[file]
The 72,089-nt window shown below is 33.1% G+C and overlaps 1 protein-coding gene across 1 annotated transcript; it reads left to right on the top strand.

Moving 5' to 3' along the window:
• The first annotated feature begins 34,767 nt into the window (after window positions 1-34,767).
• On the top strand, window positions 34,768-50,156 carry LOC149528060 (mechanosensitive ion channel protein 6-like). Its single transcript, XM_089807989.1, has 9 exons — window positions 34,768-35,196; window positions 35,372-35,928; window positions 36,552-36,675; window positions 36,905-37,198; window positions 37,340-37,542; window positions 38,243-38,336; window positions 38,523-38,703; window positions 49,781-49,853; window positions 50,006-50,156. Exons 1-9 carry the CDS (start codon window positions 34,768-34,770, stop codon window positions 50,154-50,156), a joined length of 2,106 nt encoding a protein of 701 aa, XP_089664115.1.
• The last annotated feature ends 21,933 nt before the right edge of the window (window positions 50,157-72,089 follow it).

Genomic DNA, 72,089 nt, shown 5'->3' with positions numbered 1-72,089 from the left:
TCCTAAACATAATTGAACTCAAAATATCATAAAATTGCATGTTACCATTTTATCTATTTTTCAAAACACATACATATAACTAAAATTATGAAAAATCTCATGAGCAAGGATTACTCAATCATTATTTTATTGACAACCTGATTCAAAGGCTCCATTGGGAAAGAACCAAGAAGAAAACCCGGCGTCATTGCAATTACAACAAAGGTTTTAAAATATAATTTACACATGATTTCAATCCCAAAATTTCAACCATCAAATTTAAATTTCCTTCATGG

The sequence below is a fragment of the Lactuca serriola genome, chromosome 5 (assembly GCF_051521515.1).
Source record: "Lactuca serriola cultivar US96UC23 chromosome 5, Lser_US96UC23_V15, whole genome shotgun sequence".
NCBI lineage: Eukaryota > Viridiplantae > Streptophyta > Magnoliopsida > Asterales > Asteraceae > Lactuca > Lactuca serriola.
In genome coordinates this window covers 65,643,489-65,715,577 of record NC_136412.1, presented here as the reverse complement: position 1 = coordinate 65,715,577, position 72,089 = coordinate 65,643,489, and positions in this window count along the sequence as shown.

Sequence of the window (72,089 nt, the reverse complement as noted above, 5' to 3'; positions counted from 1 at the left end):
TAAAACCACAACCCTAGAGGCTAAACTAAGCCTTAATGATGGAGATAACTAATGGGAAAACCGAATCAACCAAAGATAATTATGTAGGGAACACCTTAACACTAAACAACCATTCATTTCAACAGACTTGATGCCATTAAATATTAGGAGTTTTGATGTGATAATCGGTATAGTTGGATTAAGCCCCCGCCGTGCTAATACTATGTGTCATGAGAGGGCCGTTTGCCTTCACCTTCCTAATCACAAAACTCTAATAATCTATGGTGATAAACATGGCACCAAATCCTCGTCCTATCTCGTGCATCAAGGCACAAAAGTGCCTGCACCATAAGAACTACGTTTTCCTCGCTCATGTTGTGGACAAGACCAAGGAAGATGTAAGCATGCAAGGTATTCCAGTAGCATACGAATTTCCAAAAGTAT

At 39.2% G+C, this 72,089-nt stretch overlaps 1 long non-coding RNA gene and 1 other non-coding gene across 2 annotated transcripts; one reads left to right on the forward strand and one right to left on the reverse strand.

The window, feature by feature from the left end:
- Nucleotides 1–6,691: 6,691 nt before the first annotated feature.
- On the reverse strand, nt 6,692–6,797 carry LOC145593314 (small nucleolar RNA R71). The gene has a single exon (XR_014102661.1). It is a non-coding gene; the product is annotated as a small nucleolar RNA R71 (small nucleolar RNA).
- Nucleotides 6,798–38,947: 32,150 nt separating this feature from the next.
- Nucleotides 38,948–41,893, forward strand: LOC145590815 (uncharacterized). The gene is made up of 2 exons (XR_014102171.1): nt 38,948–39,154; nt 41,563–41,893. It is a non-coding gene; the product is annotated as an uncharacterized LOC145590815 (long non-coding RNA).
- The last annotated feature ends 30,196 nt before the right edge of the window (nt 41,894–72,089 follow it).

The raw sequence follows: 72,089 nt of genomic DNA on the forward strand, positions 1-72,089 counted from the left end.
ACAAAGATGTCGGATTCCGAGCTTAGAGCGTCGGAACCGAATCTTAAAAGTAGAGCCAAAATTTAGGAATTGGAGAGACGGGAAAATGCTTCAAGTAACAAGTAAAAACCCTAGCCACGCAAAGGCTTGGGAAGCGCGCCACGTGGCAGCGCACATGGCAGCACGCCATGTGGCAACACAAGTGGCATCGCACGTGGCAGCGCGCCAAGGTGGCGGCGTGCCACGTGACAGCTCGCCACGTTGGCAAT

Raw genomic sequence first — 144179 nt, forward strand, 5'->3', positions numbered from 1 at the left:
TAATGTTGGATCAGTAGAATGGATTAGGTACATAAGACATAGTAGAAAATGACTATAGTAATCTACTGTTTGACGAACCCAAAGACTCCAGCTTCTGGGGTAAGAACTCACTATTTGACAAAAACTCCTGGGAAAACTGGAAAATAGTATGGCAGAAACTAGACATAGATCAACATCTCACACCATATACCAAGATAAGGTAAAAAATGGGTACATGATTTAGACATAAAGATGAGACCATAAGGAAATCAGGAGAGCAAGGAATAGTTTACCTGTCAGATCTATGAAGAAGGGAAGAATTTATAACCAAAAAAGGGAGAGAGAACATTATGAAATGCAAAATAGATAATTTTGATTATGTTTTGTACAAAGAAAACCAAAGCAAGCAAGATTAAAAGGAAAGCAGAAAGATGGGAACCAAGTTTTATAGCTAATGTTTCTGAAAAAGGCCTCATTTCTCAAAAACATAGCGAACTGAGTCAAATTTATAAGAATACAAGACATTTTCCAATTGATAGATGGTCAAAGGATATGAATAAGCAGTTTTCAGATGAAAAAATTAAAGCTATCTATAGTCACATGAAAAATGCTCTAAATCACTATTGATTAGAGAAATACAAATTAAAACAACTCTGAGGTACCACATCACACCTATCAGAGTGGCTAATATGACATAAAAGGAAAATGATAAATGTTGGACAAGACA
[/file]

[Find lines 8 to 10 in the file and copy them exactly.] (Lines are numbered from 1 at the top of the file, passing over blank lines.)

The sequence below is a fragment of the Lactuca serriola genome, chromosome 5 (assembly GCF_051521515.1).
Source record: "Lactuca serriola cultivar US96UC23 chromosome 5, Lser_US96UC23_V15, whole genome shotgun sequence".
NCBI lineage: Eukaryota > Viridiplantae > Streptophyta > Magnoliopsida > Asterales > Asteraceae > Lactuca > Lactuca serriola.